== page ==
Article Text

Download PDFPDF

Fair and equitable subject selection in concurrent COVID-19 clinical trials
Free
  1. Maud O. Jansen1,
  2. Peter Angelos2,
  3. Stephen J. Schrantz1,
  4. Jessica S. Donington3,
  5. Maria Lucia L. Madariaga3,
  6. Tanya L. Zakrison3
  1. 1Medicine, University of Chicago, Chicago, Illinois, USA
  2. 2General Surgery, University of Chicago, Chicago, Illinois, USA
  3. 3Surgery, University of Chicago, Chicago, Illinois, USA
  1. Correspondence to Dr Tanya L. Zakrison, Surgery, University of Chicago, Chicago, IL 60637, USA; tzakrison{at}surgery.bsd.uchicago.edu

Abstract

Clinical trials emerged in rapid succession as the COVID-19 pandemic created an unprecedented need for life-saving therapies. Fair and equitable subject selection in clinical trials offering investigational therapies ought to be an urgent moral concern. Subject selection determines the distribution of risks and benefits, and impacts the applicability of the study results for the larger population. While Research Ethics Committees monitor fair subject selection within each trial, no standard oversight exists for subject selection across multiple trials for the same disease. Drawing on the experience of multiple clinical trials at a single academic medical centre in the USA, we posit that concurrent COVID-19 trials are liable to unfair and inequitable subject selection on account of scientific uncertainty, lack of transparency, scarcity and, lastly, structural barriers to equity compounded by implicit bias. To address the critical gap in the current literature and international regulation, we propose new ethical guidelines for research design and conduct that bolsters fair and equitable subject selection. Although the proposed guidelines are tailored to the research design and protocol of concurrent trials in the COVID-19 pandemic, they may have broader relevance to single COVID-19 trials.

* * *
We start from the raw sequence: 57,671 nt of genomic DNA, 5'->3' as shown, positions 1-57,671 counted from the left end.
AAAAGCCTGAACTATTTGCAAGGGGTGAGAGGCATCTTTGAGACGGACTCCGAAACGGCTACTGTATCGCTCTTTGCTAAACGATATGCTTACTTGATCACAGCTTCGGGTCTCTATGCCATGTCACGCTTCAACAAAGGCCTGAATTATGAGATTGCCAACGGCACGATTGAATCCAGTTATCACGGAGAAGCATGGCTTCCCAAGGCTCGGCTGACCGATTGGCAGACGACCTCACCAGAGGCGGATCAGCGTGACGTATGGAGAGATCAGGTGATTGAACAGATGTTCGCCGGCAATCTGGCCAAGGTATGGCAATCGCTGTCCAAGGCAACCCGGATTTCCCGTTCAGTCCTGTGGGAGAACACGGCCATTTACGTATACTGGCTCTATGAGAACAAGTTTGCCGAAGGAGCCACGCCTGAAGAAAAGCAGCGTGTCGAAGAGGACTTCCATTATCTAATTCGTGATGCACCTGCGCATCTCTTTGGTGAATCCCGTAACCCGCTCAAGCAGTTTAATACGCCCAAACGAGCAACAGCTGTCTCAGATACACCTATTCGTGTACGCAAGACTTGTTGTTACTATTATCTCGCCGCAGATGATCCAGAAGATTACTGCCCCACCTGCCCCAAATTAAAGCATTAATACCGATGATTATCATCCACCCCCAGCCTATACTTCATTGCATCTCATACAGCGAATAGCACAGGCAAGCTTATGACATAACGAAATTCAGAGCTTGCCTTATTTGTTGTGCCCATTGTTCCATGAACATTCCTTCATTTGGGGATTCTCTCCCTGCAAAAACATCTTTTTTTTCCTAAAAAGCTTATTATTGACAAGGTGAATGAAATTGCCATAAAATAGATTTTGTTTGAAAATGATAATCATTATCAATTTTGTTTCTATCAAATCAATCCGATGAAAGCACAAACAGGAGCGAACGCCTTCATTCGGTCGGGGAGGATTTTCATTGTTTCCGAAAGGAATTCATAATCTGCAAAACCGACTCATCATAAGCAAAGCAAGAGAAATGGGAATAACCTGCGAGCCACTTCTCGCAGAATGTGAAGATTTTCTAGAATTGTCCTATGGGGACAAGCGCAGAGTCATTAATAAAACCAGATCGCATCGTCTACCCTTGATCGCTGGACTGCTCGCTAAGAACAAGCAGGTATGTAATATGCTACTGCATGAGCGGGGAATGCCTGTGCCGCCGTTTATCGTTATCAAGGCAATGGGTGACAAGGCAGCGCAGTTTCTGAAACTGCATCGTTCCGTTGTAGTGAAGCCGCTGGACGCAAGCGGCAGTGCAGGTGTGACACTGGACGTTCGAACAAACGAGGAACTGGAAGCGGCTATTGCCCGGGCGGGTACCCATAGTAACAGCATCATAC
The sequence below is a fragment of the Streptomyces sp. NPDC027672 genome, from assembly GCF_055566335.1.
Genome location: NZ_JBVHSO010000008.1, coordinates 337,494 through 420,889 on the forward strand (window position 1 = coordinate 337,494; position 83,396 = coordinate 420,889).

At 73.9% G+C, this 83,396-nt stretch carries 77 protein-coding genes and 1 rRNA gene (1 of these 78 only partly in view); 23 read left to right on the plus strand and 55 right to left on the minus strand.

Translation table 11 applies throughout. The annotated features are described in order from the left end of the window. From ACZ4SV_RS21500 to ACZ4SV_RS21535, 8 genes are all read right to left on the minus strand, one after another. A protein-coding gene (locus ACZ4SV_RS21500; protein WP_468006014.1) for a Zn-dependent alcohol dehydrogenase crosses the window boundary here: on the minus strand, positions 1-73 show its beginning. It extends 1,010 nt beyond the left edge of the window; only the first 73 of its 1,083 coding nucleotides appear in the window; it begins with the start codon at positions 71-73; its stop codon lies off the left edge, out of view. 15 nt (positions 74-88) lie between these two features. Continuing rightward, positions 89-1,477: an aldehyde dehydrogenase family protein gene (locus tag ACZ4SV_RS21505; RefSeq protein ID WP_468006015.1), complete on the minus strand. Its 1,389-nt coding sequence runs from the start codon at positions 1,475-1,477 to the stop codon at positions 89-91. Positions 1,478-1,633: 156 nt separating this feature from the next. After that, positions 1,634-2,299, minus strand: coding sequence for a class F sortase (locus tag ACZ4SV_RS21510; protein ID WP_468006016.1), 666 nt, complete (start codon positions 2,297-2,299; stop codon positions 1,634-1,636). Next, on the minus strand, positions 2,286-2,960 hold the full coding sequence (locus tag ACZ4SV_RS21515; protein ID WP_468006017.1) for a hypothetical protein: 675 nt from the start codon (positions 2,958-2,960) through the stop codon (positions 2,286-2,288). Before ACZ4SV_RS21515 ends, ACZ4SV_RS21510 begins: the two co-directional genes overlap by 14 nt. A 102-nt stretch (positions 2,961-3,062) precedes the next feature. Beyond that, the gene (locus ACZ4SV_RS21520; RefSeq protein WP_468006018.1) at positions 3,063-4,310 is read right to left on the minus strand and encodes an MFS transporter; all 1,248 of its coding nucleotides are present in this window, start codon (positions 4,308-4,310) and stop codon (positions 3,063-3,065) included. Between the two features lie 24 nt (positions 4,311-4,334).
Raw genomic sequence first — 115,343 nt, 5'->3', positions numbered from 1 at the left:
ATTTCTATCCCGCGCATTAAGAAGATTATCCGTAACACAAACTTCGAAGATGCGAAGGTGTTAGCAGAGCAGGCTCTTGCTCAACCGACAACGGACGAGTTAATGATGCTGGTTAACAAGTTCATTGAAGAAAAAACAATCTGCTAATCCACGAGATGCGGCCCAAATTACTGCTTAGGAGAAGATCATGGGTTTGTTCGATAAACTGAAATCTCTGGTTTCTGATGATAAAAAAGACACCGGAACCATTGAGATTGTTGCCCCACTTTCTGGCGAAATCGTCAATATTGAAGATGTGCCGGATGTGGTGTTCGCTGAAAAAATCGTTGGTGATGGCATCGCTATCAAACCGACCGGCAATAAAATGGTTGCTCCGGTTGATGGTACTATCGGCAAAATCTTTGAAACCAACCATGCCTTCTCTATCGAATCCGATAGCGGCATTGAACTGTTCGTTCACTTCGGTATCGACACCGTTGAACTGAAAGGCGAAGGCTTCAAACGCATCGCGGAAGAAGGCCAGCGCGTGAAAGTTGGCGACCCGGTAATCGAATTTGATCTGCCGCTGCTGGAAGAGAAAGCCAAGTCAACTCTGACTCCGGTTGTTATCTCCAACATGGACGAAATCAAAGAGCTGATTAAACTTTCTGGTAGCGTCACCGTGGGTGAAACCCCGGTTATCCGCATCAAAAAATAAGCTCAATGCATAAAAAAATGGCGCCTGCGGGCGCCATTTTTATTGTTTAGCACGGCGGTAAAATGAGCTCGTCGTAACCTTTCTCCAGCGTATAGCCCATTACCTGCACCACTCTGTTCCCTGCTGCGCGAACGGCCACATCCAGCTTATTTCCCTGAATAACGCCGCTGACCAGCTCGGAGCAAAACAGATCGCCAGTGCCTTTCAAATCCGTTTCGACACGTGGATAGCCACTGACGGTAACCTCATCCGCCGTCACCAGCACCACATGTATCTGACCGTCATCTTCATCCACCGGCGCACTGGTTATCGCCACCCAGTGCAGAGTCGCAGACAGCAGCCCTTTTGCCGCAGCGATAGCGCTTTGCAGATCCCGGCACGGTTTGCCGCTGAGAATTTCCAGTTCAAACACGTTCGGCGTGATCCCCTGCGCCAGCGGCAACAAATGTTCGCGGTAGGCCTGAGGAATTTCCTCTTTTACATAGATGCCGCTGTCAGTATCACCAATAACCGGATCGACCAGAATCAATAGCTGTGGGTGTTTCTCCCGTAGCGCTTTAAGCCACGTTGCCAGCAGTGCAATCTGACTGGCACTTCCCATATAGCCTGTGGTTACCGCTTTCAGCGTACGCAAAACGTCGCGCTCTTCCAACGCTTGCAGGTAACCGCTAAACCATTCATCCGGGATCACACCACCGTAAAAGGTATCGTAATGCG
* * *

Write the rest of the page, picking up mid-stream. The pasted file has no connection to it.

• research ethics
  • clinical trials
  • policy guidelines/inst. review boards/review cttes

This article is made freely available for use in accordance with BMJ’s website terms and conditions for the duration of the covid-19 pandemic or until otherwise determined by BMJ. You may use, download and print the article for any lawful, non-commercial purpose (including text and data mining) provided that all copyright notices and trade marks are retained.

https://bmj.com/coronavirus/usage
View Full Text

Statistics from Altmetric.com

Footnotes

  • Contributors MOJ wrote the initial draft of the paper. TLZ conducted literature review and drafted the article. PA provided critical review of drafts. MLLM, JSD and SJS provided critical review of drafts and initially proposed the concept for the article.

  • Funding The authors have not declared a specific grant for this research from any funding agency in the public, commercial or not-for-profit sectors.

  • Competing interests None declared.

  • Patient consent for publication Not required.

  • Provenance and peer review Not commissioned; externally peer reviewed.

  • Data availability statement There are no data in this work.

Request Permissions

If you wish to reuse any or all of this article please use the link below which will take you to the Copyright Clearance Center’s RightsLink service. You will be able to get a quick price and instant permission to reuse the content in many different ways.